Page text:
The reason I came to this series was two-fold. The first was I had recently watched the director’s cut of Mel Gibson’s Payback. The director’s cut was much more faithful to the source material than the original version, despite being made more friendly to a wider audience. The second reason was that I have also been reading a lot of Ed Brubaker’s graphic novels, such as Criminal. At the back of each edition of Criminal there are essays on crime movies and books that started and were highlights of the genre. The Parker series caught my attention for this reason.

Needless to say, I can’t argue with history, this is a good book. Actually I could argue with history, as it is generally perspective based rather than objectively measured, but that is just the science nerd in me, rearing its ugly head. In my perspective though, the Parker series is well worth getting into.

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Book Review: The Killer by Matz

The Killer, Volume 1The Killer, Volume 1 by Matz
My rating: 4 of 5 stars

I bought this graphic novel on a whim. It popped up in my recommendations, the artwork caught my eye, it was on sale; you know, the usual impulse buy. But this French story is very interesting and engaging, much more than an impulse: a great read.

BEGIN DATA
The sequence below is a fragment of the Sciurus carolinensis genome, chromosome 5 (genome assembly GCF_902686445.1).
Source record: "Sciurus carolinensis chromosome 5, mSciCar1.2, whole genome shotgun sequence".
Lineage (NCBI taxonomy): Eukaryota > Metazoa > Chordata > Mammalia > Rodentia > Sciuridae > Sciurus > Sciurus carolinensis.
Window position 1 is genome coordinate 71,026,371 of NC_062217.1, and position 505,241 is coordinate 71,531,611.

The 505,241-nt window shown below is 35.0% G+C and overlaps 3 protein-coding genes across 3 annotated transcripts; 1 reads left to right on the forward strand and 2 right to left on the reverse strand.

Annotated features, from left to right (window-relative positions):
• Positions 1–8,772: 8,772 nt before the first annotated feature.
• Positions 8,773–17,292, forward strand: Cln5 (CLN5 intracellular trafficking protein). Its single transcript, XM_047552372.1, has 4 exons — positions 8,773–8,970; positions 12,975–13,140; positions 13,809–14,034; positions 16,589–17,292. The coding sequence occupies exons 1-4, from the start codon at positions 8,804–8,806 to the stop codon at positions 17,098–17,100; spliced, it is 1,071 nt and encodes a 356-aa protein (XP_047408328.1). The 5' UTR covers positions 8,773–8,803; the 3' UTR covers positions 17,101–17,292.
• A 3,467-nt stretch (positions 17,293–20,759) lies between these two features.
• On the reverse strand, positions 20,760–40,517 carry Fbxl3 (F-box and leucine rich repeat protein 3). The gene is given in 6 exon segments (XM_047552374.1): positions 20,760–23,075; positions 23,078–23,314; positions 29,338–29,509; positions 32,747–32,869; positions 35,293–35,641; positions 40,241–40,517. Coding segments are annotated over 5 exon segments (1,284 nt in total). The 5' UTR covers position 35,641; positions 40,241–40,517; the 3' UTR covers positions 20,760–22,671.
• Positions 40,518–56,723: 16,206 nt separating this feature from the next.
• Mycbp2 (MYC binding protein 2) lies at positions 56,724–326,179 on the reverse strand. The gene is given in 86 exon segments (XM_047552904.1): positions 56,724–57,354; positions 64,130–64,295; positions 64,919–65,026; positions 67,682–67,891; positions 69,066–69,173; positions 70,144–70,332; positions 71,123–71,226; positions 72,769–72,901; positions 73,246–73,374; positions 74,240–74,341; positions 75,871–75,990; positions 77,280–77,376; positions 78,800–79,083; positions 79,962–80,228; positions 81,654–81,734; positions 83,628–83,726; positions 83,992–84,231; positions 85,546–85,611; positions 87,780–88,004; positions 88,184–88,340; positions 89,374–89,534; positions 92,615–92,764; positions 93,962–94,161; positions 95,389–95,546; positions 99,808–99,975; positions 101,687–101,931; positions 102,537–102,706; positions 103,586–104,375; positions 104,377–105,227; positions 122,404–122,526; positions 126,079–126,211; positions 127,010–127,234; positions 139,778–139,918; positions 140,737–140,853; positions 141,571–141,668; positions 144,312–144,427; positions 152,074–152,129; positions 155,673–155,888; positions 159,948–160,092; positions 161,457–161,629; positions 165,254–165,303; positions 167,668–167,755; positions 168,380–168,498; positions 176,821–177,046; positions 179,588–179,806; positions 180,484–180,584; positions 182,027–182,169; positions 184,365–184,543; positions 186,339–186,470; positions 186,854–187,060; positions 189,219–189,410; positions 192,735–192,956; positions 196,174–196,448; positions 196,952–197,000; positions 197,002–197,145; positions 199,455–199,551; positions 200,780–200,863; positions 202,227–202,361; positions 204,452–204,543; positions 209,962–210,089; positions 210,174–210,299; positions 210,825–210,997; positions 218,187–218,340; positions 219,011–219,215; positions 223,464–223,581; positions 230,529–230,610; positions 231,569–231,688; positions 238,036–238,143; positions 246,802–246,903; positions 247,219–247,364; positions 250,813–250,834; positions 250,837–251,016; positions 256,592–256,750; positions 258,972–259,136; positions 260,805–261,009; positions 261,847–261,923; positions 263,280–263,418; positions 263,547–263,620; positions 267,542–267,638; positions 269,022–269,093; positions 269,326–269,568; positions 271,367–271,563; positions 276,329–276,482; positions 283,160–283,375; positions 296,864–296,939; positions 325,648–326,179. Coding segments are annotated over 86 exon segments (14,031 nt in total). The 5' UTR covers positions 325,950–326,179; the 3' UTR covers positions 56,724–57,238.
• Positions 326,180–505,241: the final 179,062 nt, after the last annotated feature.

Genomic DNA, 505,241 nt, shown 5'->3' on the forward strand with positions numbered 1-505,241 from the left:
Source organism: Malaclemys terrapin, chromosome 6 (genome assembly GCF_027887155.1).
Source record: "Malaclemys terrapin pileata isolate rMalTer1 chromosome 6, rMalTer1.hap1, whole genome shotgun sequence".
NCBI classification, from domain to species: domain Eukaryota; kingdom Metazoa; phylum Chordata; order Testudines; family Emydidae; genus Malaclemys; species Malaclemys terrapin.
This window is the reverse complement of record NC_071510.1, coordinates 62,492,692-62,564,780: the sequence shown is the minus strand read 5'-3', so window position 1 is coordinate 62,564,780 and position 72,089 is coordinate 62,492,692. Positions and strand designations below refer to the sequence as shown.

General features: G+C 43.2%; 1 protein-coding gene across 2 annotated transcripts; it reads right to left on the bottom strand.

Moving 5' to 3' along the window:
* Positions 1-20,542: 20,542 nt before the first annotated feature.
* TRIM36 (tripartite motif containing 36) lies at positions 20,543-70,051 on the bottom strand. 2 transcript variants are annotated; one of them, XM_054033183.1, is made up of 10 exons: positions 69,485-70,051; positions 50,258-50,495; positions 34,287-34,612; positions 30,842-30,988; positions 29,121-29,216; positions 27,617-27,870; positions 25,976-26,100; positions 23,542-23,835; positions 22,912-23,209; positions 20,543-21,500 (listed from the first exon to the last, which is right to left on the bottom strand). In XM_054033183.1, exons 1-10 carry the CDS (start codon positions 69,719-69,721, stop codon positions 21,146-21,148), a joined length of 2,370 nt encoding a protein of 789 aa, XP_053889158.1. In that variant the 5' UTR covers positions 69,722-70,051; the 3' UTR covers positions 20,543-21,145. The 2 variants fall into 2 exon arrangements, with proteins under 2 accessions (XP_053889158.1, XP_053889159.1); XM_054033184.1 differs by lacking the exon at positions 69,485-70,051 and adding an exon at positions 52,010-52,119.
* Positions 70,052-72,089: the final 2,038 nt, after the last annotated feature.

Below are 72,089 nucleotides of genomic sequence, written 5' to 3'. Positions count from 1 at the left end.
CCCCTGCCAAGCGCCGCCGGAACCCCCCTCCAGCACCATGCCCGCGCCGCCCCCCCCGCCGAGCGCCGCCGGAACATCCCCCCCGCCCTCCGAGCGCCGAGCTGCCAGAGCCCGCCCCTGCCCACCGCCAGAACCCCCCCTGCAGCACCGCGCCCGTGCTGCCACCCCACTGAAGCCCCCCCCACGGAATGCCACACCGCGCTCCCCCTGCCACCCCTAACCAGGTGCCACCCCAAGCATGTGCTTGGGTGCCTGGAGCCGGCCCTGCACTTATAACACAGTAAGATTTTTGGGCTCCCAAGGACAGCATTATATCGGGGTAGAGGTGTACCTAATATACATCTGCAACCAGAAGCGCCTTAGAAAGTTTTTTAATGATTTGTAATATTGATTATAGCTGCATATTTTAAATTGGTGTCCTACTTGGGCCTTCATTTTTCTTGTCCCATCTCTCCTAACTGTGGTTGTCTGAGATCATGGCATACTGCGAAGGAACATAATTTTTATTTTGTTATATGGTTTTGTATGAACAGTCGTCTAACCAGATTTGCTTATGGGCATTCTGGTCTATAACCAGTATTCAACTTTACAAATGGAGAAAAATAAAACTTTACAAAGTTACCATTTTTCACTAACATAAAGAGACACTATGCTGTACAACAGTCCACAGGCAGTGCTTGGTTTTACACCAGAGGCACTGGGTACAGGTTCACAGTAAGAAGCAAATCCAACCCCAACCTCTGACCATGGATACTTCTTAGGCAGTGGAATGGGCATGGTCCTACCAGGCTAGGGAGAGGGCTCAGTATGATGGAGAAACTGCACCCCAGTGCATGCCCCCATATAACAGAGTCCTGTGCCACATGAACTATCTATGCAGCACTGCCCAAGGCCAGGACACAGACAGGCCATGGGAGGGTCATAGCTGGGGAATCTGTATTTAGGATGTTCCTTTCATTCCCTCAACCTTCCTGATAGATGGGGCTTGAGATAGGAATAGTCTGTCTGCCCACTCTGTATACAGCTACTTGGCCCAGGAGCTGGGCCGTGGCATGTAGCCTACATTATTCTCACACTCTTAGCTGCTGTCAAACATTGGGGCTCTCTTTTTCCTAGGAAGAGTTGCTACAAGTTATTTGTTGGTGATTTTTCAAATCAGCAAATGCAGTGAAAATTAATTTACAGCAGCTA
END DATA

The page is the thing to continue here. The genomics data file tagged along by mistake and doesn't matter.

The premise is pretty standard: contract killer is hung out to dry on that last job. I’m sure there is a book of cliches out there for writers, if someone could send me the title so I could buy it, I’d much appreciate it. Anyway, it is Matz’ take on the character and story that works wonders. It is also Luc Jacamon’s artwork, capturing the details and inner workings of the protagonist. We get to see inside the mind of a hitman. There is also nudity, so, you know, bonus.

Volume 2 builds on from this edition nicely. It evolves, it progresses to a higher level that belies its first pages in Volume 1. I don’t want to spoil things, I mean, who didn’t figure out that Bruce Willis was actually a ghost, aside from the entire theater who threw everything bar the chairs at me? By not spoiling things I won’t be mentioning the protagonist’s growth from being a loner hitman to having friends.

If you like noir graphic novels, then this series is worth a read. Apparently they are making a film of this with David Fincher directing, so worth seeing before Hollywood ruins another book (ahem, ahem).

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Book Review: Wyatt by Garry Disher

Wyatt (Wyatt, #7)Wyatt by Garry Disher
My rating: 4 of 5 stars

I can’t believe I’ve been an Australian reader for this long and not read a Garry Disher novel. Sure, I’d heard of him, he’s a perennial favourite of the Australian Crime Thriller awards and community. But it was only his appearance at the Sydney Writers’ Festival – with Shamini Flint and Michael Connelly – that convinced me to buy Wyatt.

Of course I got Garry to sign my copy and dutifully put it on my shelf of “To Be Read” books. I really should have picked it up earlier to read. I should have read more Wyatt novels. I should have read Garry’s other series. Wyatt is crime noir, gritty and fast paced. If that is what strikes your mood then this book should entertain you nicely.